It truly is a breath-taking experience just looking at the Davis Fall in ChorrepatanThe water flowing in this fall comes from Fewa lake, and the fall is worth visiting during the rainy seasons as it possesses its maximum velocity. But lets not get stuck there for too long, there is way more to see around. Absolutely magnificent cave is just two minutes walk from there. Basically the whole Pokhara valley is rich in cave system, and it almost seems like a vision of a city hidden under the ground. Mahendra Cave, for example, is located in the city of Pokhara and can be easily accessed by the visitors in just walking distance (few kilometers), taxi ride or just by public buses. It is named after the late king Mahendra Bir Bikram Shah Dev. The cave itself is amazing and you can witness many natural shapes and images of the various Hindu gods and goddesses on the stone made of the lime. Literally just a ten minutes walk from this cave there lies another one named the Bat Cave. In Nepali language it is also called Chameri Gufa. You can guess correctly who residence inside, the name suggests it well. It is called after the habitats of the bats over the cave’s wall and the ceilings. Above all caves you can find a dense forest with a stream flows, ending as a sparkling waterfall tumbling into a mysteriously hidden world of darkness. In total Pokhara is renowned for ten mystical caves. Nevertheless, right now, only nine of the caves can be visited as the Eastern Power Station cave has been badly damaged and buried, as it is under a huge landslide, leaving its beauty only for few lucky one.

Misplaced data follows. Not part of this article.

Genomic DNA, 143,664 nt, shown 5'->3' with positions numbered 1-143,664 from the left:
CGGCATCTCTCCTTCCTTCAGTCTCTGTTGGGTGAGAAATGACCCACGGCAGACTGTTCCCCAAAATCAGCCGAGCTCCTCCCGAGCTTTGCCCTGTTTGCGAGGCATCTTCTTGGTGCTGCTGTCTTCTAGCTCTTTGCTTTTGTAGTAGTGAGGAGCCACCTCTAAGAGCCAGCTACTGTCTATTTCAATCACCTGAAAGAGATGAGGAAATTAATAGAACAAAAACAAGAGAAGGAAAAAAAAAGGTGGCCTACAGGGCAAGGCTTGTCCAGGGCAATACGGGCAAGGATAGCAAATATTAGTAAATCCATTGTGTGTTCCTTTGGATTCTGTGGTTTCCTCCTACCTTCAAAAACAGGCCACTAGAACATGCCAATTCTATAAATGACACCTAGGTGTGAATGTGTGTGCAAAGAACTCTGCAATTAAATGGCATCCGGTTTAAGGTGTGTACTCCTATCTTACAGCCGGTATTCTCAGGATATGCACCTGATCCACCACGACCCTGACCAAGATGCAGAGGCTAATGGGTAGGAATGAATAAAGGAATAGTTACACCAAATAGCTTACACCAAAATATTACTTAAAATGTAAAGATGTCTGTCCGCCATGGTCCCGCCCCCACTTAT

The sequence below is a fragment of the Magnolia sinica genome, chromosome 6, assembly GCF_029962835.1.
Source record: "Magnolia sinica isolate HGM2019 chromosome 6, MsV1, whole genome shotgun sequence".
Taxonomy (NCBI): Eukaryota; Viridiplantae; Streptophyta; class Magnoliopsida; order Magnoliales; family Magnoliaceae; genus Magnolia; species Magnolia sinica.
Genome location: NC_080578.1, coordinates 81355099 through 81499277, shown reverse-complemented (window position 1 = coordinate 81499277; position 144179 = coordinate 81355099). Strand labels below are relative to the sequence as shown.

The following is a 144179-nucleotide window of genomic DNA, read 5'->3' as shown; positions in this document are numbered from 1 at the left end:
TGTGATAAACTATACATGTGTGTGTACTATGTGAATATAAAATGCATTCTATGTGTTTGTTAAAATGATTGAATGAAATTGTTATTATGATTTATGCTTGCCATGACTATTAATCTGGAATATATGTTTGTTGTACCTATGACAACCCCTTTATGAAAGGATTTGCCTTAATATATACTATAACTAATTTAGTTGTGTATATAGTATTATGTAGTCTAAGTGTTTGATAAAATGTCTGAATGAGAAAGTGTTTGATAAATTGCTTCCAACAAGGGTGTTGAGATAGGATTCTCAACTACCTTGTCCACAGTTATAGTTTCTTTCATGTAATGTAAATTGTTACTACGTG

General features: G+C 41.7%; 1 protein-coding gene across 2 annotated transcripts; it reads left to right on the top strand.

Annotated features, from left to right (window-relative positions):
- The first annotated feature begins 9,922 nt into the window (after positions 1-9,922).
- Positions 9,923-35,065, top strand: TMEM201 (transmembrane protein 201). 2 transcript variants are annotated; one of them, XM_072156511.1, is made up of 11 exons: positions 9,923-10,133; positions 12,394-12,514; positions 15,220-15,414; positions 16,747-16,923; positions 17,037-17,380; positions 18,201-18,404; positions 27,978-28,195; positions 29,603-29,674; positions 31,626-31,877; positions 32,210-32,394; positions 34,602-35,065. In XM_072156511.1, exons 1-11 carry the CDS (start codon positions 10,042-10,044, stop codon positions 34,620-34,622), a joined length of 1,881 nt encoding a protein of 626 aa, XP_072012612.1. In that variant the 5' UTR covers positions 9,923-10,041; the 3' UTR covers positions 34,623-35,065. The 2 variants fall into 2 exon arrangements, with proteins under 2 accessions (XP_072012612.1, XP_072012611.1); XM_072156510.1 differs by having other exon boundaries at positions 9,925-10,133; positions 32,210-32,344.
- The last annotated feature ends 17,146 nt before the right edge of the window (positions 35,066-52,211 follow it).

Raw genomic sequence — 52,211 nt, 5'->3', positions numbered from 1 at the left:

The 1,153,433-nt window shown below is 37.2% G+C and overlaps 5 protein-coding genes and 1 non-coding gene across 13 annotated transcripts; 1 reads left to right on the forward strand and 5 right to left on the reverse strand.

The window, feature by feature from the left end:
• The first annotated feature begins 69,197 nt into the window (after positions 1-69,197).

Near by Sarangkot hill is a must hike place as well. It is very popular to cycle or just walk all the way up, however, bus, taxi and scooter is an option too. Once there, you can enjoy absolutely outstanding panorama of the surrounded valley underneath and the magnificent view of the mountains. In to the northern direction we can see Dhaulagiri in the far west. Annapurna range is visible when the weather is clear on the same side. On the southern direction the village overlooks the city of Pokhara and its lake on the north-western outskirts of the city. Sarangkot is only 5 km from lake side, Pokhara, and is the highest view-point for a sunrise at just 1592 m high, but the temperature drops already 5 degrees cooler than the city. The hill can be done easily by 45 minutes car ride to the top from Pokhara and then 45 minutes hike up to the main view-point. Many tourists come to Sarangkot for sunrise view and go back after few hours, but it will be good if you will get a chance to stay there for one night and enjoy the way city light outshine from there. Paragliding is a very popular activity that can be done from that area too. You can book that at one of many agents in Pokhara, or one at the top.